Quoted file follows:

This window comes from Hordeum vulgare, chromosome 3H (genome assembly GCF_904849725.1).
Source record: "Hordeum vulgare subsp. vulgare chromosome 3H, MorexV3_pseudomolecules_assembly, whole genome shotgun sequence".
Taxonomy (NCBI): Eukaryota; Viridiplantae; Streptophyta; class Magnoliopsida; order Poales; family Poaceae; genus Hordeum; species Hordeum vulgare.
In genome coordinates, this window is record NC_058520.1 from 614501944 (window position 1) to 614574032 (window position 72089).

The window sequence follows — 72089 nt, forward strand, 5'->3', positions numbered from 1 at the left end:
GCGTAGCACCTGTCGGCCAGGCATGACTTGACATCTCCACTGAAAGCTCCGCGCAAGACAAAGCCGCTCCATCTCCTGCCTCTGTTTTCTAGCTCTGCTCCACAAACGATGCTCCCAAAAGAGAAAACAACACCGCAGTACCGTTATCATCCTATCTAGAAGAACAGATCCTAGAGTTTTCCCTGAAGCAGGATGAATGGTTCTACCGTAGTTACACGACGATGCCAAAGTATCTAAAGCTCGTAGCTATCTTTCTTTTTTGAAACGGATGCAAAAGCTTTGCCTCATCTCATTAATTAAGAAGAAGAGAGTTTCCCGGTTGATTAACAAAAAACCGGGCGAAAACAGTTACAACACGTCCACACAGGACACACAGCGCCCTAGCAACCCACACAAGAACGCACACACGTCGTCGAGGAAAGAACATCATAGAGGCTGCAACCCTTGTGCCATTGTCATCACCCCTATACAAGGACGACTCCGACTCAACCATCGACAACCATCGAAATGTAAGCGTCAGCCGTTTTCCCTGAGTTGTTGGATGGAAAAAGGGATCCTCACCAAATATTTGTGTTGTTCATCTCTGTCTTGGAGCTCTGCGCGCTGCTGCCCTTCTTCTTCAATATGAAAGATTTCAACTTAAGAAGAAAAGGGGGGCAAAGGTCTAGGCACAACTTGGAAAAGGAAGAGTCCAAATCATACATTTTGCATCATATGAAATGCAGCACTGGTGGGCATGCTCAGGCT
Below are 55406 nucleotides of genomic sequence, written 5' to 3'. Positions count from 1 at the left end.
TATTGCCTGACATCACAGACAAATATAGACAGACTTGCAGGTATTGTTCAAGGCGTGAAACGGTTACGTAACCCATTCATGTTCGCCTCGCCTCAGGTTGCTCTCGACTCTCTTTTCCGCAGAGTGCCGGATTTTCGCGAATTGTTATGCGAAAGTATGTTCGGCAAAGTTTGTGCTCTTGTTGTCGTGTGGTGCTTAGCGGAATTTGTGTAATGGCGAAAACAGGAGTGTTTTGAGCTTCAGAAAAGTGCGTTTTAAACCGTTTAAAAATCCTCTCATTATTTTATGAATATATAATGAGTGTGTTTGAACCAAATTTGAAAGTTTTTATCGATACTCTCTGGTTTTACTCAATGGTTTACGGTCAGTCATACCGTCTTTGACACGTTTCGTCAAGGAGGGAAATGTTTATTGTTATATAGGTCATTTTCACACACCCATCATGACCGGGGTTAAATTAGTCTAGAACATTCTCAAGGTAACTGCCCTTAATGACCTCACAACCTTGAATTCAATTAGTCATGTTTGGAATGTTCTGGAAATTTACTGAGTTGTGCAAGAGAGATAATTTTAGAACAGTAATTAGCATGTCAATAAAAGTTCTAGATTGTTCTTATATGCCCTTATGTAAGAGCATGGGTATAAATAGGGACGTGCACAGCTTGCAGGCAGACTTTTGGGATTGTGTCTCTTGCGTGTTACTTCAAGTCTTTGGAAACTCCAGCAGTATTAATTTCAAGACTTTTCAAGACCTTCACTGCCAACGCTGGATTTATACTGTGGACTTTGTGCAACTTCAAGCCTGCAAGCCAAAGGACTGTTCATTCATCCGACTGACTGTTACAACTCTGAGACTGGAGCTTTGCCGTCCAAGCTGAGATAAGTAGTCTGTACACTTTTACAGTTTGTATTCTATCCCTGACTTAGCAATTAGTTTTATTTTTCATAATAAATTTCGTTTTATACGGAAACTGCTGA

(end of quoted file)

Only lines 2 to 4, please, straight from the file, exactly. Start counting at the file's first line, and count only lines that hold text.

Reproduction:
Source record: "Hordeum vulgare subsp. vulgare chromosome 3H, MorexV3_pseudomolecules_assembly, whole genome shotgun sequence".
Taxonomy (NCBI): Eukaryota; Viridiplantae; Streptophyta; class Magnoliopsida; order Poales; family Poaceae; genus Hordeum; species Hordeum vulgare.
In genome coordinates, this window is record NC_058520.1 from 614501944 (window position 1) to 614574032 (window position 72089).